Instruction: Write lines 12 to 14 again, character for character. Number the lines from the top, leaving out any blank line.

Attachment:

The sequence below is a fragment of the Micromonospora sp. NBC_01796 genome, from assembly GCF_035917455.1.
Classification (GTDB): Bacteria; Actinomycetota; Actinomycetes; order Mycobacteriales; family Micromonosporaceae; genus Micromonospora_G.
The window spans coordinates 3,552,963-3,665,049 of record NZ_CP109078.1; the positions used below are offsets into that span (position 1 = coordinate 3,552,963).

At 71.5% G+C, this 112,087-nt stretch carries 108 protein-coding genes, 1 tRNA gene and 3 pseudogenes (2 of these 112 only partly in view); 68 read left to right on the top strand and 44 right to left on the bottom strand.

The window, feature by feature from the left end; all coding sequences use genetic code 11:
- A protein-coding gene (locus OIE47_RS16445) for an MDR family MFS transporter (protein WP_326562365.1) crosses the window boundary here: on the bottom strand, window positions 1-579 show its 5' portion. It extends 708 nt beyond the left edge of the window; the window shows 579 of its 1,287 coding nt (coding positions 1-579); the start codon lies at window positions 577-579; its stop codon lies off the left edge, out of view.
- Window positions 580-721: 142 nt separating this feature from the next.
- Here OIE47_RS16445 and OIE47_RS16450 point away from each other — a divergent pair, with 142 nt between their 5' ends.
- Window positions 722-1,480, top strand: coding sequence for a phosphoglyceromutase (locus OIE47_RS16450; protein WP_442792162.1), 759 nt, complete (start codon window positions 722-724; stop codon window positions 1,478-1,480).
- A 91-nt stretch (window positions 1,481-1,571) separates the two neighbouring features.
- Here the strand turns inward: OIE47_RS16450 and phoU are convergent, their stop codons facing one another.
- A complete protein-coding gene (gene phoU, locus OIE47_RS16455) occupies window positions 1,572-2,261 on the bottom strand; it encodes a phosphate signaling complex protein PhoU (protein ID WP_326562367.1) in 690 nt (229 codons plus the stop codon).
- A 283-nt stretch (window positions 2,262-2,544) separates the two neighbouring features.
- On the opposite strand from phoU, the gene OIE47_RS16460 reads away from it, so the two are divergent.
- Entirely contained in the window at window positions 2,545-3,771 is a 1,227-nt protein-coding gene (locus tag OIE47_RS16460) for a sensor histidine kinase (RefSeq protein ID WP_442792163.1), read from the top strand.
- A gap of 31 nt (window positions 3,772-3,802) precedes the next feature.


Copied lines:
- A complete protein-coding gene (gene phoU, locus OIE47_RS16455) occupies window positions 1,572-2,261 on the bottom strand; it encodes a phosphate signaling complex protein PhoU (protein ID WP_326562367.1) in 690 nt (229 codons plus the stop codon).
- A 283-nt stretch (window positions 2,262-2,544) separates the two neighbouring features.
- On the opposite strand from phoU, the gene OIE47_RS16460 reads away from it, so the two are divergent.